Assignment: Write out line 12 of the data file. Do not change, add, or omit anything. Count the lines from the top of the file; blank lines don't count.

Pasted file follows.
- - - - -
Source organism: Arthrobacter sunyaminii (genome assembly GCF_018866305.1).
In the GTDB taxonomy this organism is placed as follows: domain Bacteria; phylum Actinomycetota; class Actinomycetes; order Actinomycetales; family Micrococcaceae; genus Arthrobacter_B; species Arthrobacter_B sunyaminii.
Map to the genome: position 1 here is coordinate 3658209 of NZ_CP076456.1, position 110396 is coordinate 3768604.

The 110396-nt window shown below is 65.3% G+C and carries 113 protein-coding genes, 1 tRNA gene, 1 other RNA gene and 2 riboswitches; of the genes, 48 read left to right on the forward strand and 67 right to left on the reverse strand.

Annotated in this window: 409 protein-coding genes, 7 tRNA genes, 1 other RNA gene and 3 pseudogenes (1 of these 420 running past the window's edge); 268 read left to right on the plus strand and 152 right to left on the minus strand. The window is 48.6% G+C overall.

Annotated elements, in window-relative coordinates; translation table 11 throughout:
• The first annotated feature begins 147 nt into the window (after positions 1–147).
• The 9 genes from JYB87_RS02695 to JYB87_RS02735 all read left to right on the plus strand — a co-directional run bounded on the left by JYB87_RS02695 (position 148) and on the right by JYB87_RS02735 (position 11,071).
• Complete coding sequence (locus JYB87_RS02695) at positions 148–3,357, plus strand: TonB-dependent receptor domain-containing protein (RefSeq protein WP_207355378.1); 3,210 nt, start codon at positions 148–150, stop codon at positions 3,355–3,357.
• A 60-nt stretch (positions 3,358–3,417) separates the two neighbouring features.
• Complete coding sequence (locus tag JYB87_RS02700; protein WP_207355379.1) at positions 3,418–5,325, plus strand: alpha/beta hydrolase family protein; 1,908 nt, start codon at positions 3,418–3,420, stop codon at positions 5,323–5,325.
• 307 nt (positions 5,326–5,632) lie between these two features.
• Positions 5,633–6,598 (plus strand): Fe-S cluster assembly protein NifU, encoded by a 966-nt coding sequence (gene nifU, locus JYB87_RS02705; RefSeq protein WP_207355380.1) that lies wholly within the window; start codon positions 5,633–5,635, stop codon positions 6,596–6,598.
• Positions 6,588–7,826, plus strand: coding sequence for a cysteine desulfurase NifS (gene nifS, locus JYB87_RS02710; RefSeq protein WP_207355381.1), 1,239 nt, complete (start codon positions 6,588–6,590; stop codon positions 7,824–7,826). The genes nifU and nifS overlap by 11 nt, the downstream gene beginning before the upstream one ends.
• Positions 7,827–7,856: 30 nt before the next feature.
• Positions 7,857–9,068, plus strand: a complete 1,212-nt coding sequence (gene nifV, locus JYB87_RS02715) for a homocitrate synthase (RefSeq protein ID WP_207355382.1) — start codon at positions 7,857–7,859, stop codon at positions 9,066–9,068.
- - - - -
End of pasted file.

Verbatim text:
• 307 nt (positions 5,326–5,632) lie between these two features.